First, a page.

Reconciliation

Chef Kevin Mitchell Prepping for the 2015 Nat Fuller Feast of Reconciliation.

4 years ago I was blessed to be transported into the kitchen at McCrady’s Restaurant. I’d volunteered in helping Chefs Sean Brock, Kevin Mitchell, the Leadership of the Culinary Institute of Charleston and a host of ridiculous talent in recreating an historic feast of Reconciliation. The original supper took place just a week after the end of Civil War hostilities ended in 1865. It represented the first time, literally, that free blacks and whites sat down to break bread at a common table.

The 2015 dinner took place just 2 weeks after an unarmed Walter Scott was killed in a racially charged incident, and just months before the massacre at Emmanuel A.M.E. of nine Charlestonians. Much has already been documented about both of those events, and by writers much greater than I.

But 4 years on today, the event of that original feast continues to ripple forward with resonance, and is at least as relevant now as it was in 1865, and again in 2015. California naysayers have debated mightily as to whether such a feast ever in fact took place, casting shade on Dr. Shield’s well documented research. Whether you ascribe to our great champion of Southern Provisions or to a left coast doubting Thomas (who admittedly authored Denmark Vessey’s Garden) my point is this- aren’t we better off taking a cue from the idea of a Reconciliation feast recognizing this annually, if not regularly by sitting down to a common table and breaking bread?

Chef Kevin Mitchell has marked the occasion by launching his website The Chef Scholar. Kevin, along with Dr. David Shields spearheaded the recreation of Nat Fuller’s Feast, and authored the accompanying book. Chef recently completed his Graduate degree in Southern Studies under the guidance of the Southern Foodways Alliance at ‘ole Miss, his thesis sub titled “From Black Hands to White Mouths.” He has dedicated himself to shedding light on the lives of the Enslaved through the lens of food. He has cooked alongside Joseph McGill of the Slave Dwelling Project in the kitchens Behind the Big House. On April 27, he and I will breathe new life into the memory of the Enslaved by cooking an historic dinner for the Drayton Society of 1738. He will speak publicly about both events on May 16 at Drayton Hall.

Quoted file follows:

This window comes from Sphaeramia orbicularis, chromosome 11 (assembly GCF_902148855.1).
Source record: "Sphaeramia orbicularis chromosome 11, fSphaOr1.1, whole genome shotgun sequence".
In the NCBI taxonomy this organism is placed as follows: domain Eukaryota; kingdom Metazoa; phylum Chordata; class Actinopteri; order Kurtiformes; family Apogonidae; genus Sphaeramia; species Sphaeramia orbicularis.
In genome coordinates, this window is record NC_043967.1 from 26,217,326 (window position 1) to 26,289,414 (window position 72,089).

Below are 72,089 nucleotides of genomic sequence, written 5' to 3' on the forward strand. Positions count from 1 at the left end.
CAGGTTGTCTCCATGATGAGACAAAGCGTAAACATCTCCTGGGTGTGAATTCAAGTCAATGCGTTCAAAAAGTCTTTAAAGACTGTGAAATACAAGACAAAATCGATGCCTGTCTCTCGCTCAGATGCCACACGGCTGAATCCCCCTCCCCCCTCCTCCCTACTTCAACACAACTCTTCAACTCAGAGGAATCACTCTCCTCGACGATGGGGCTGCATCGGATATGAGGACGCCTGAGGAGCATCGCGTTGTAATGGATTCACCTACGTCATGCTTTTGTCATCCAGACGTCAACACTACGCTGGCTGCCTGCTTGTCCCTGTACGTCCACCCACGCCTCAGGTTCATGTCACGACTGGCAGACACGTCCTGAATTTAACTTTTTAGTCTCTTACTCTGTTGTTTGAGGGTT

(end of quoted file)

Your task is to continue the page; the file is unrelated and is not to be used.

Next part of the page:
I’m no journalist, and my job isn’t to sift out the truth of it all. I’m a chef, and to paraphrase Atticus Finch I’m no idealist to believe firmly in the integrity of creating comfort and hospitality by feeding people. As chefs, if we can create a greater culture of genuine care and understanding, well, it may be Herculean in scope but we love our work.

There is much about life in Charleston tied to tradition; much of it great, but much of it not. One of Chef Mitchell’s axioms is “if the path doesn’t exist, you must create it.” Equally, and especially now, if the tradition doesn’t exist, we must work together to create it.

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